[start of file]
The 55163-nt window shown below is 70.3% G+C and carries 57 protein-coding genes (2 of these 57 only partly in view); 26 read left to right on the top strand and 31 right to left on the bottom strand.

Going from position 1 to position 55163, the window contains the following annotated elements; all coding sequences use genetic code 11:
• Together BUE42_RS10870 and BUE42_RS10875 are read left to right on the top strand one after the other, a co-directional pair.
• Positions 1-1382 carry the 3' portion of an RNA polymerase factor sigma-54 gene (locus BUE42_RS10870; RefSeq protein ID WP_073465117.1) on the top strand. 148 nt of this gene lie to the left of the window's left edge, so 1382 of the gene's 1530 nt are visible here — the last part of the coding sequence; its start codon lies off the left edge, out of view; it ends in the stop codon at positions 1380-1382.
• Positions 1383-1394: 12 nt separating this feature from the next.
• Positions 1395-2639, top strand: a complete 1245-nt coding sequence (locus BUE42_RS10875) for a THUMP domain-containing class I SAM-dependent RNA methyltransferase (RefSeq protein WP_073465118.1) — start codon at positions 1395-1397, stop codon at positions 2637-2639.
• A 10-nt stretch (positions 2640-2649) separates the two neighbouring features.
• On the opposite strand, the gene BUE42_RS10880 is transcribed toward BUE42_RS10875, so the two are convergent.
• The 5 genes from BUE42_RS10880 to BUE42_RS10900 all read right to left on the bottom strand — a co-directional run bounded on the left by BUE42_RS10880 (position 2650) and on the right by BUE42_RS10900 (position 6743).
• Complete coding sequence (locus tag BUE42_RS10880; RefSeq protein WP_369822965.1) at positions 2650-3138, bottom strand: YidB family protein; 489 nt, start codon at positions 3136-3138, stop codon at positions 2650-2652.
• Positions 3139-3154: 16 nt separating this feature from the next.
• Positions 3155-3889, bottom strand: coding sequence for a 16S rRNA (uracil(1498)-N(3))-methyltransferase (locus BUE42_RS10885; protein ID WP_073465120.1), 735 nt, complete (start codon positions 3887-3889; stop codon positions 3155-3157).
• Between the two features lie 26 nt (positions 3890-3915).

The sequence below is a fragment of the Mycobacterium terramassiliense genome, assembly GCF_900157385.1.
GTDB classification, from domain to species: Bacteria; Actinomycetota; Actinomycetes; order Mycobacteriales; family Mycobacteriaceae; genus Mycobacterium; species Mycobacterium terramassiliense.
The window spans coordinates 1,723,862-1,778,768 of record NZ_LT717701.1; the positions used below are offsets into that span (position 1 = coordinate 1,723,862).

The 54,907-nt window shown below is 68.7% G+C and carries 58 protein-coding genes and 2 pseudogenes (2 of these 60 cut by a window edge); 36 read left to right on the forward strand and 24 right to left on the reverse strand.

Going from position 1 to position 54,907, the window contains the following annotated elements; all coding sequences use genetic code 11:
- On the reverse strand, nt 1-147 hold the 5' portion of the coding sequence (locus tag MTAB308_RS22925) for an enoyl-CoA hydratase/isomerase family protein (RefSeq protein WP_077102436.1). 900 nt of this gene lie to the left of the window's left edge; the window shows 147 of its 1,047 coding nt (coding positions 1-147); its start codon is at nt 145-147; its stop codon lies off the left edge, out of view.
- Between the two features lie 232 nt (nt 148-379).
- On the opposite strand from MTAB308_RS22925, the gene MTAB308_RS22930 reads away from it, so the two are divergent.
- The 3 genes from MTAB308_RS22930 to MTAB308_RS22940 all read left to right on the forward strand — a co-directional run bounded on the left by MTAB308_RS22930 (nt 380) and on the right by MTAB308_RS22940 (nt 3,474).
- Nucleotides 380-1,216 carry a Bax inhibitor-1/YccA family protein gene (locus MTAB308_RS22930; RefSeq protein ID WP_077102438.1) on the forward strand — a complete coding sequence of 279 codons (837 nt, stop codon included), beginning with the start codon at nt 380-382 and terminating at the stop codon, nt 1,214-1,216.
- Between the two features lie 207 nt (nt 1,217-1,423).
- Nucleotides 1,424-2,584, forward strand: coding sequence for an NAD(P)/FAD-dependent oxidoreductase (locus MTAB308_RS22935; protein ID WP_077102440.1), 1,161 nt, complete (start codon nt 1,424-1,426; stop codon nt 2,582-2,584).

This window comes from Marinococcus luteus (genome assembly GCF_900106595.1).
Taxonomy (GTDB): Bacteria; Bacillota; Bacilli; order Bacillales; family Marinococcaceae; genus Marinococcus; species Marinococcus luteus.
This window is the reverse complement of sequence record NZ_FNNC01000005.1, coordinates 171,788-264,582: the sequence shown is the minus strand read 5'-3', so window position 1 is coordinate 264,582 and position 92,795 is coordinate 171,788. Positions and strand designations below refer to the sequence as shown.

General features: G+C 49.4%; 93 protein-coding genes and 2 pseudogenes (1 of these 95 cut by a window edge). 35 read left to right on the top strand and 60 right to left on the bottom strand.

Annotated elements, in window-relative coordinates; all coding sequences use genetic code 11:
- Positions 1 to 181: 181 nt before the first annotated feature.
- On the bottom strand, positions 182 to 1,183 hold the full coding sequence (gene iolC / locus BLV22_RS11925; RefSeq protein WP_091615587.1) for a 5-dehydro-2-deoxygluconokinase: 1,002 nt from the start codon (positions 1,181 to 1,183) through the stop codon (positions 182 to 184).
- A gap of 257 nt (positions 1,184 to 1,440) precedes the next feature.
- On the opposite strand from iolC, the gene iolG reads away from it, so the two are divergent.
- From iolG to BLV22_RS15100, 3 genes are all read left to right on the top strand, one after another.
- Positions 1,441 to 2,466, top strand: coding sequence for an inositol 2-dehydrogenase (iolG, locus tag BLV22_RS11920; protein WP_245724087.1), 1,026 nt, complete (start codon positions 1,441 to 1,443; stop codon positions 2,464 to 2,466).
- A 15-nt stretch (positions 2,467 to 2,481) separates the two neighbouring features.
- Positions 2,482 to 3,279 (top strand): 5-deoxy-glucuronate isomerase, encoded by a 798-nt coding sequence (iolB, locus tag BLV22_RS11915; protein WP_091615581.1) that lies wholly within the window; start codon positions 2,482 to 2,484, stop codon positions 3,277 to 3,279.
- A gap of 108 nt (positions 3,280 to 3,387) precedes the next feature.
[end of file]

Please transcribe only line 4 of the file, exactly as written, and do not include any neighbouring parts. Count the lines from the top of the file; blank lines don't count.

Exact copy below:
• Positions 1-1382 carry the 3' portion of an RNA polymerase factor sigma-54 gene (locus BUE42_RS10870; RefSeq protein ID WP_073465117.1) on the top strand. 148 nt of this gene lie to the left of the window's left edge, so 1382 of the gene's 1530 nt are visible here — the last part of the coding sequence; its start codon lies off the left edge, out of view; it ends in the stop codon at positions 1380-1382.